Charleston's forecast area. Snow began to taper off after dawn Sunday with the surface low off
the Jersey shore. The upper air system and northwest winds kept the snow machine going in the
mountains. A band of moderate to at times, heavy snow tracked across southern Ohio, northeast
Kentucky, and southern West Virginia in response to the aforementioned upper air system. Snowfall
rates with this band where an inch an hour and persisted for two to three hours. Prior to the
accumulation with the snow band, only an inch of snow fell over southeast Ohio and northeast
Kentucky. Breaks in the clouds and the resultant sunshine allowed the atmosphere to become unstable.
Consequently, scattered snow showers were observed across the entire area Sunday afternoon.
Total snowfall ranged from less than a half an inch across portions of southeastern Ohio to nearly
a foot in the northern West Virginia Mountains and higher elevation of southwestern Virginia. Much
of the lowlands ended up with 2 to 4 inches. To see a graphic representation of the snowfall for the
Charleston, WV county warning area an image is supplied below. Sample points throughout the map
represent snowfall in tenths of an inch.
Figure 1 Total snowfall for the Winter Storm
This storm most resembled the storm of December 1969 (Kocin and Uccellini) due to its upper level
characteristics.Snow amounts were quite similar across West Virginia when comparing the two storms
with three inches along the Ohio River and a foot in the mountains. The 850mb analysis from the
December 1969 storm mirrored the plots from the February 11-13th storm. An open wave
became closed off as it reached northern Virginia and eastern Maryland. Farther up, 500mb heights
analysis also aligned well with a strong ridge across the western United States and a transitory
full latitude trough across the eastern United States. In the days leading up to the event,
comparisons looked similar to the February 1967 storm. However, the 850 low verified weaker than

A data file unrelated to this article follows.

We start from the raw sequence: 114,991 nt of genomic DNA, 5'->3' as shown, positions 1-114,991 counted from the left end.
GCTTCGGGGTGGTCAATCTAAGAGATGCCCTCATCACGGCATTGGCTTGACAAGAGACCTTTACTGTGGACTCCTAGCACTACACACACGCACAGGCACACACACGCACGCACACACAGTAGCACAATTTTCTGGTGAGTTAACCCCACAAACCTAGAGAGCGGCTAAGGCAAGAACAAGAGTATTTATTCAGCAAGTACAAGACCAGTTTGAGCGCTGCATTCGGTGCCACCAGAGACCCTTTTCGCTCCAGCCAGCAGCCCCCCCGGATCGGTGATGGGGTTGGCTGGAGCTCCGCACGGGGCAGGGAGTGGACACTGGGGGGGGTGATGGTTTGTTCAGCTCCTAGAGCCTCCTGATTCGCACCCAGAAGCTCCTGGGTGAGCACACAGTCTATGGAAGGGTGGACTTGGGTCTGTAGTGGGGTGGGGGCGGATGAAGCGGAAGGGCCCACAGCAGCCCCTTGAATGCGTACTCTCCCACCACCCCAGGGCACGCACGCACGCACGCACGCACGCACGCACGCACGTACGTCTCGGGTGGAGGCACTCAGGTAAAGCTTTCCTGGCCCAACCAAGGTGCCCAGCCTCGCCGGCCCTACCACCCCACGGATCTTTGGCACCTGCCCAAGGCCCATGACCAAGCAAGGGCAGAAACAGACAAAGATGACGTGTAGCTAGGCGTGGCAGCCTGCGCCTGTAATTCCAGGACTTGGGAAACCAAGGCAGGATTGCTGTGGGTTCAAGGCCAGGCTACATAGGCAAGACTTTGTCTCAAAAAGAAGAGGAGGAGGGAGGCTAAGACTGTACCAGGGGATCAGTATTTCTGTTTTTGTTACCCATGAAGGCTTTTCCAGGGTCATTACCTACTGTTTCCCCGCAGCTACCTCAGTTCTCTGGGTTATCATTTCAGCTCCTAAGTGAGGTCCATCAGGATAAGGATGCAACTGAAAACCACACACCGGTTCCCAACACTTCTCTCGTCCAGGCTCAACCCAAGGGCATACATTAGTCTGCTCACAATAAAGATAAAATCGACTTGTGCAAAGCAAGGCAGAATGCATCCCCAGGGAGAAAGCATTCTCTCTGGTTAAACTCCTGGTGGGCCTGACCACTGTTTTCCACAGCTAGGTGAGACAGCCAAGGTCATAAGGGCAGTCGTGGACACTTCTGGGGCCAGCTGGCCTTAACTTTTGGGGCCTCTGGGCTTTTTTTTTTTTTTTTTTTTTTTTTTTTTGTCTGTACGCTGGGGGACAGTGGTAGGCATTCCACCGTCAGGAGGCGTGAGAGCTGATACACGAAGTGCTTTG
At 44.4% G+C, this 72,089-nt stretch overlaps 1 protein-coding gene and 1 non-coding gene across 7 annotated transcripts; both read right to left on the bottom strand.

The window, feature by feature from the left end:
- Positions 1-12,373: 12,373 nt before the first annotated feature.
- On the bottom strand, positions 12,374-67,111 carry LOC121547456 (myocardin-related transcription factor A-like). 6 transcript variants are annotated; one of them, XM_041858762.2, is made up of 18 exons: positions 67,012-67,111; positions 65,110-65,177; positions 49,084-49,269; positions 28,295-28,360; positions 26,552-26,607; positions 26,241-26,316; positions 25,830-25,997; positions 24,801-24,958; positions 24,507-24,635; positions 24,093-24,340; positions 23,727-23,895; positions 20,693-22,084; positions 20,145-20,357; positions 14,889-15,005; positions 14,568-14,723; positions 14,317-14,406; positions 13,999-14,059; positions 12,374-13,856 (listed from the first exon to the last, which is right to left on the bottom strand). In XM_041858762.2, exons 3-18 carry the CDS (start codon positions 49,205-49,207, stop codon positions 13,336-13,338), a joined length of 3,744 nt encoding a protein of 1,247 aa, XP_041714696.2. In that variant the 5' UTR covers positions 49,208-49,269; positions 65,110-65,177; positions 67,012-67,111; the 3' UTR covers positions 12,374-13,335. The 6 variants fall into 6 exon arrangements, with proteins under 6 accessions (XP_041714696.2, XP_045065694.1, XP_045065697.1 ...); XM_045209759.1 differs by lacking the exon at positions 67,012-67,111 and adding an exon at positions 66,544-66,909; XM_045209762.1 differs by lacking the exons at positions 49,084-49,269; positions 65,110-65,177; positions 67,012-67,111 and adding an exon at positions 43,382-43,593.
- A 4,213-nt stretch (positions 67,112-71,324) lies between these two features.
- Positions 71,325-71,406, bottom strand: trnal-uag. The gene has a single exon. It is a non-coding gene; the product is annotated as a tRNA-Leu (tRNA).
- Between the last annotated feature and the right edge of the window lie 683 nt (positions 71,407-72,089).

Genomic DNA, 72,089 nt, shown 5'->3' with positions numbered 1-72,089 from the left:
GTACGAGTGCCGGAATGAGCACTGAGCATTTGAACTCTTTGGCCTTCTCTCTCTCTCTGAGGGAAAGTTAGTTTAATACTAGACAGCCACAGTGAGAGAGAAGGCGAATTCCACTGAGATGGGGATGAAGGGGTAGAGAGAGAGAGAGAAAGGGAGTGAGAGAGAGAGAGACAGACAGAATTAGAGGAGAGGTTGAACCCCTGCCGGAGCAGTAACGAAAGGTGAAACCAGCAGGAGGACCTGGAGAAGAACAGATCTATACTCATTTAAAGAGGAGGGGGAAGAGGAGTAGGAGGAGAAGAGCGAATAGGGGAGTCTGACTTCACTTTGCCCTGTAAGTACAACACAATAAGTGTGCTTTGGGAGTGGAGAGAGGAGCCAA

what was projected by the NCEP suite at 72 to 84 hours.
The National Weather Service handled this event extremely well with a winter storm watch hoisted
for the northern and central mountains of West Virginia Thursday afternoon February 9th.
The following midnight shift expanded the watch farther south in southwestern Virginia and westward
to northeastern Kentucky. The winter storm watch was subsequently upgraded to a heavy snow warning
in the mountains Friday afternoon February 10th, while the remainder of the winter storm
watch was changed to a snow advisory that evening.
As the case with heavy snowfall across the northeast and mid-Atlantic, a surface low tracked up
the eastern seaboard emerging offshore near the southern Jersey coast then tracked east northeast
south of Long Island, NY and southern New England. Typically with lows tracking up the east coast
warm air surges northward due to an inverted trough setting up on the leeward side of the
Appalachians yielding rain opposed to snow. However, a reinforcing shot of cold air arrived Friday
and a northerly low level wind component allowed temperatures aloft and at the surface to be
Given the track of the surface and intensity of the 850mb across central Virginia (not pictured),
most of the county warning area was too far west to see substantial snowfall. In the cumulative
snowfall map, less than an inch was observed west of the Ohio River. Due to the close proximity of
the mountains to the center of the lower and upper level cyclone, they received the greatest
snowfall. Of course, colder ground temperatures allowed for snow to accumulate during the day
Saturday February 11th in the mountains, while lower elevations experienced wet snow that
The following images chronicle the surface low progression and upper air pattern over the
Above is the surface map for Saturday February 11
Above is the surface map for Sunday February 12
500mb analysis for Saturday February 11 2006
500mb analysis for Sunday February 12 2006
The above surface and upper air charts came from HPC's daily weather map webpage. These maps
are accessible at the following link: http://www.hpc.ncep.noaa.gov/dailywxmap/